He­bridean sea­far­ing men of the world

The Oban Times - - Letters - AN­GUS MACPHAIL an­gus­macphail@ya­hoo.co.uk

WE LIVE on a shrink­ing planet and are in­creas­ingly con­nected con­stantly to the ways of life, pol­i­tics, opin­ions, cus­toms, crimes and what is be­ing eaten for break­fast in any cor­ner of the globe that can ac­cess the in­ter­net.

This sud­den dis­ap­pear­ance of ge­o­graph­i­cal bar­ri­ers is one of the big­gest cul­tural changes the world has ever seen.

How­ever, for far longer than Face­book has been dom­i­nat­ing our days, the West Coast of Scot­land – and par­tic­u­larly the Is­lands of the He­brides – have been in close and con­tin­ual con­tact with coun­tries across the world.

This was, of course, not via mass me­dia com­mu­ni­ca­tions but through the thou­sands of sea­men who left their is­land homes to travel the oceans aboard the ships of the mer­chant navy.

This meant that, while the Scot­tish is­lands were ge­o­graph­i­cally iso­lated, they were in many ways bet­ter con­nected to the wider world than most ur­ban cen­tres. The sheer num­bers of men trav­el­ling the globe rel­a­tive to the to­tal pop­u­la­tions of their is­lands was huge.

A friend of mine from Barra told me that when his fa­ther left school in the late 1950s, of 43 boys in his class, 40 went to sea. This was typ­i­cal through­out the He­brides at the time and the out­ward-look­ing and non-parochial at­ti­tude of the peo­ple in th­ese parts is largely down to this.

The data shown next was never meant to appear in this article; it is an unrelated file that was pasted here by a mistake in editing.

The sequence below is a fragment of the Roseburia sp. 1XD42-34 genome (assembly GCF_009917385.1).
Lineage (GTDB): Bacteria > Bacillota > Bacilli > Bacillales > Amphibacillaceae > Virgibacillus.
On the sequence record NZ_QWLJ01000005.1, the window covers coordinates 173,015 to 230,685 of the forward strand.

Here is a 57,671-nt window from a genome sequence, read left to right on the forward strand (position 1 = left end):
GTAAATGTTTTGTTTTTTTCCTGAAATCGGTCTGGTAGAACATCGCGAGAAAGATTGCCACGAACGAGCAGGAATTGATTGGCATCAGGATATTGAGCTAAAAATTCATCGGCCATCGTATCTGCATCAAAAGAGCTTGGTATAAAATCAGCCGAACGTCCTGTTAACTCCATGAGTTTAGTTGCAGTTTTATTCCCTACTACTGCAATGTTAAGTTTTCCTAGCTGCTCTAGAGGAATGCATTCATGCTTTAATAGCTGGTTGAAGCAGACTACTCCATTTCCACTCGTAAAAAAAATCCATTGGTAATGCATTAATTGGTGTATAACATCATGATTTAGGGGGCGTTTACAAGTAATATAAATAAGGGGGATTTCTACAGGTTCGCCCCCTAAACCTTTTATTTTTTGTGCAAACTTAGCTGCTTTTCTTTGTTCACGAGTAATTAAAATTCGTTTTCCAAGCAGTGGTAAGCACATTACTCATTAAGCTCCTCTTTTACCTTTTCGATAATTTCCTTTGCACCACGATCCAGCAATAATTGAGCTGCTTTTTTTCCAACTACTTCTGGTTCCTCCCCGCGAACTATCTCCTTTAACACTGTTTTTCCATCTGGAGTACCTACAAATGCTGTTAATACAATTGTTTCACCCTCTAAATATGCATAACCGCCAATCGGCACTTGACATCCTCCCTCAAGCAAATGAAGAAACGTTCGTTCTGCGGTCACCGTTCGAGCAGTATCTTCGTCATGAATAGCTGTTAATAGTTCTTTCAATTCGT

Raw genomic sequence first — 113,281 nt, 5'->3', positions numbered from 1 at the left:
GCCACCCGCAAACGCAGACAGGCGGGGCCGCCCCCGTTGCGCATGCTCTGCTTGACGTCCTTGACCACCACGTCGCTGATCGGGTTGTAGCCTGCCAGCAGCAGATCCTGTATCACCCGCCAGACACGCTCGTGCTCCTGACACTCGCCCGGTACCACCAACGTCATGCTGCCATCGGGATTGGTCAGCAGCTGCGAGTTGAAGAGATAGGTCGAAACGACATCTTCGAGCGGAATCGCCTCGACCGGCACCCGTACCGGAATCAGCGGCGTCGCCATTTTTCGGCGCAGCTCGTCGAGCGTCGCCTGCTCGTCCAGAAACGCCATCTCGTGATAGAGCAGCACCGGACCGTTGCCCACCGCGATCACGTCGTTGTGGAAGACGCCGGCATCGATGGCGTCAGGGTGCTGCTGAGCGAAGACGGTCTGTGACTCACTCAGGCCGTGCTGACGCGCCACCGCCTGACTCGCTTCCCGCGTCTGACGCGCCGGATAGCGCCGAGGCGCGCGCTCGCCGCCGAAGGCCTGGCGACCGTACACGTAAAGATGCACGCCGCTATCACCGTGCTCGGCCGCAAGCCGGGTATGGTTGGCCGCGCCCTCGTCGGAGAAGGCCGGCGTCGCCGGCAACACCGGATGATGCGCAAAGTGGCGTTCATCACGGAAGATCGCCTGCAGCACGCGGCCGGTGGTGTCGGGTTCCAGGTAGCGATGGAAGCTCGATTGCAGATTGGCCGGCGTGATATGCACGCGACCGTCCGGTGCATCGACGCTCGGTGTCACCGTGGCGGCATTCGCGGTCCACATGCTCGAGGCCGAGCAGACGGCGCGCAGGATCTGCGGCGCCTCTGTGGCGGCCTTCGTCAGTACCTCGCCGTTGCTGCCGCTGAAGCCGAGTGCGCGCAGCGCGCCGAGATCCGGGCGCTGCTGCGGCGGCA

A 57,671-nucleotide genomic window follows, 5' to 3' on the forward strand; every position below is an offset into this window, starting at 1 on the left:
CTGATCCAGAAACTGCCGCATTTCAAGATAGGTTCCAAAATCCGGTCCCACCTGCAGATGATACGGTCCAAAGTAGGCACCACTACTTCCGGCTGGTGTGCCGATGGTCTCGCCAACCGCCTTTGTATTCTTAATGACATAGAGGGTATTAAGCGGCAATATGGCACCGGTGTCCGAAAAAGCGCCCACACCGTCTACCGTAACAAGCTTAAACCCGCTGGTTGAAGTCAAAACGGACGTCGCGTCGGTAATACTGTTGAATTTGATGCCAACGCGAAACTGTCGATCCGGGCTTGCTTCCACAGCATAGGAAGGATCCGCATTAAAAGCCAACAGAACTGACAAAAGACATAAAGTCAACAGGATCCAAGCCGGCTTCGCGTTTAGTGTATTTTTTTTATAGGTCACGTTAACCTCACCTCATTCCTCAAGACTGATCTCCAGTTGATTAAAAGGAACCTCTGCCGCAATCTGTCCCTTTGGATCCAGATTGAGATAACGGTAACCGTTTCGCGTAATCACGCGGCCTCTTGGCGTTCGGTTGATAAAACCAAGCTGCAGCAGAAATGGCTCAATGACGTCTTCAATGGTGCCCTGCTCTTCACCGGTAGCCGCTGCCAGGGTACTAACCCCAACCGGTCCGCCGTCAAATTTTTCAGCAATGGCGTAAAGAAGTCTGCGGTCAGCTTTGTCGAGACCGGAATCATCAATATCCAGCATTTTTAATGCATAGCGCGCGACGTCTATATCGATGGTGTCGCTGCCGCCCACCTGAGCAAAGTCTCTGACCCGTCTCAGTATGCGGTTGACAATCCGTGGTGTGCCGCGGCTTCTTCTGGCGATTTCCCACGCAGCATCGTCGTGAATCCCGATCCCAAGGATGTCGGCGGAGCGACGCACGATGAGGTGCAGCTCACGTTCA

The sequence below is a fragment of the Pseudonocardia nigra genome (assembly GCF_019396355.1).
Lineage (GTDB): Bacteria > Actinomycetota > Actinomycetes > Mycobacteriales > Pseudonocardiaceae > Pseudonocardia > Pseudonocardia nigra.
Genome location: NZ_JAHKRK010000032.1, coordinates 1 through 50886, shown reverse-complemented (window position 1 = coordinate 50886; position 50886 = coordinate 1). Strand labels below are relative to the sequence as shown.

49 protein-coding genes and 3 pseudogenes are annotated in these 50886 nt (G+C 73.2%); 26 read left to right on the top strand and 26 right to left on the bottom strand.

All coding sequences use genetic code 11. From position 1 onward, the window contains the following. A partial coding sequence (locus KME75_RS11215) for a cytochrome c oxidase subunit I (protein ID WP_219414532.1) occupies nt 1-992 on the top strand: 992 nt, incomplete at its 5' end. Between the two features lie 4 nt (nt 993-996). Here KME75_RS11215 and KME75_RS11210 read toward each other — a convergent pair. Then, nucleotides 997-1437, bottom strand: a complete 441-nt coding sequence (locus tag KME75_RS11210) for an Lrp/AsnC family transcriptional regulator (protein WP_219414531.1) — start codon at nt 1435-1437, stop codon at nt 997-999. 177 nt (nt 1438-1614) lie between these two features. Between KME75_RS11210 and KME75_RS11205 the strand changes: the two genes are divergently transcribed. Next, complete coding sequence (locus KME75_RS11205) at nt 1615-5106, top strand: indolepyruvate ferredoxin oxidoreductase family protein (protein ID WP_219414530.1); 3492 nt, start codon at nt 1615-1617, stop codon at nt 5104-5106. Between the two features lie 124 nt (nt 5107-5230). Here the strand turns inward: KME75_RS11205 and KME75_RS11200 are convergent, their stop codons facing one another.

My fa­ther spent 15 years at sea, and the sto­ries he used to tell re­lat­ing to this time and his worldly-wise at­ti­tude that re­sulted from it had a last­ing ef­fect on me.

The be­low lyrics are from a MacPhail/ Robert­son song that was in­spired by th­ese sto­ries and th­ese sea­far­ing men of the world. Ocean of the Free The sailors of the He­brides, they rule the ocean breeze Their an­chor weighed, they work their trade upon the seven seas. Cap­tains, boatswains, en­gi­neers, their skill and craft they ply - The mer­chant navy is­land men are sea­men till they die. From the har­bours of Van­cou­ver to San Fran­cisco Bay, Down the western coast of Chile, round Cape Horn they sail away; Across the South At­lantic, through vi­o­lent wave and squall Up the coast of Mada­gas­car to the dark Bay of Ben­gal. Cho­rus Heave away, heave away, on the ocean of the free The is­land men set sail again, the he­roes of the sea. Three times round the world be­fore turn­ing twenty- one, Lone­li­ness and hard­ship lived, but com­rade­ship and fun, Tales of pil­fered cargo and wild times when ashore From the moon­shine of Alaska to the lights of Sin­ga­pore. I re­call the great ex­cite­ment as the sto­ries would un­furl Other places, other races and a wide view of the world. Th­ese men who tramp the waves bring ed­u­ca­tion to us all, A rich­ness of per­spec­tive and an out­look never small. From Rio de Janeiro to the Gulf of Mex­ico, Past the warm coast of Cuba to the frozen north they’ll go; By the Faroe Is­lands, the North­ern Lights will dance Through the icy Arc­tic wa­ters to the shel­ter of Mur­mansk. On the reefers and the tankers and the great con­tainer ships - You’ll al­ways find a sailor with Gaelic on his lips. The coast­ers and the fer­ries, the sup­ply boats and the tugs The finest sea­men of them all - the sea is in their blood.

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